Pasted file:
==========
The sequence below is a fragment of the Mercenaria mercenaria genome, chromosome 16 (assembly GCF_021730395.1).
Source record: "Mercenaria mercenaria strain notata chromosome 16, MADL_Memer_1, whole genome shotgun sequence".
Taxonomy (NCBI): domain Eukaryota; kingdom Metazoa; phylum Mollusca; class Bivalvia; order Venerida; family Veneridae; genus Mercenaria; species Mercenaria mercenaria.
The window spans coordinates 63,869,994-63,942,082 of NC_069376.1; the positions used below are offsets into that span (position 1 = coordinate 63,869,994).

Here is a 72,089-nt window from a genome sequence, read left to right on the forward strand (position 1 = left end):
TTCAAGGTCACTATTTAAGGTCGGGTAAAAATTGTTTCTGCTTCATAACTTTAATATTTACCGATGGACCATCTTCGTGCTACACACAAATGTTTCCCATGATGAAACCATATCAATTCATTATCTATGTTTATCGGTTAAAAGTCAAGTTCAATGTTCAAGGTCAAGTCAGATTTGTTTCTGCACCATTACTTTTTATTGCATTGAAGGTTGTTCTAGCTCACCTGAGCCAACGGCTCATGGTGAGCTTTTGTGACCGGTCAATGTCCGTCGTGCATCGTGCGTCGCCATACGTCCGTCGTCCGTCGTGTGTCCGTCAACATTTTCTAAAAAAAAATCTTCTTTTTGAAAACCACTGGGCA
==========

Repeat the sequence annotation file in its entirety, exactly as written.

The sequence below is a fragment of the Mercenaria mercenaria genome, chromosome 16 (assembly GCF_021730395.1).
Source record: "Mercenaria mercenaria strain notata chromosome 16, MADL_Memer_1, whole genome shotgun sequence".
Taxonomy (NCBI): domain Eukaryota; kingdom Metazoa; phylum Mollusca; class Bivalvia; order Venerida; family Veneridae; genus Mercenaria; species Mercenaria mercenaria.
The window spans coordinates 63,869,994-63,942,082 of NC_069376.1; the positions used below are offsets into that span (position 1 = coordinate 63,869,994).

Here is a 72,089-nt window from a genome sequence, read left to right on the forward strand (position 1 = left end):
TTCAAGGTCACTATTTAAGGTCGGGTAAAAATTGTTTCTGCTTCATAACTTTAATATTTACCGATGGACCATCTTCGTGCTACACACAAATGTTTCCCATGATGAAACCATATCAATTCATTATCTATGTTTATCGGTTAAAAGTCAAGTTCAATGTTCAAGGTCAAGTCAGATTTGTTTCTGCACCATTACTTTTTATTGCATTGAAGGTTGTTCTAGCTCACCTGAGCCAACGGCTCATGGTGAGCTTTTGTGACCGGTCAATGTCCGTCGTGCATCGTGCGTCGCCATACGTCCGTCGTCCGTCGTGTGTCCGTCAACATTTTCTAAAAAAAAATCTTCTTTTTGAAAACCACTGGGCA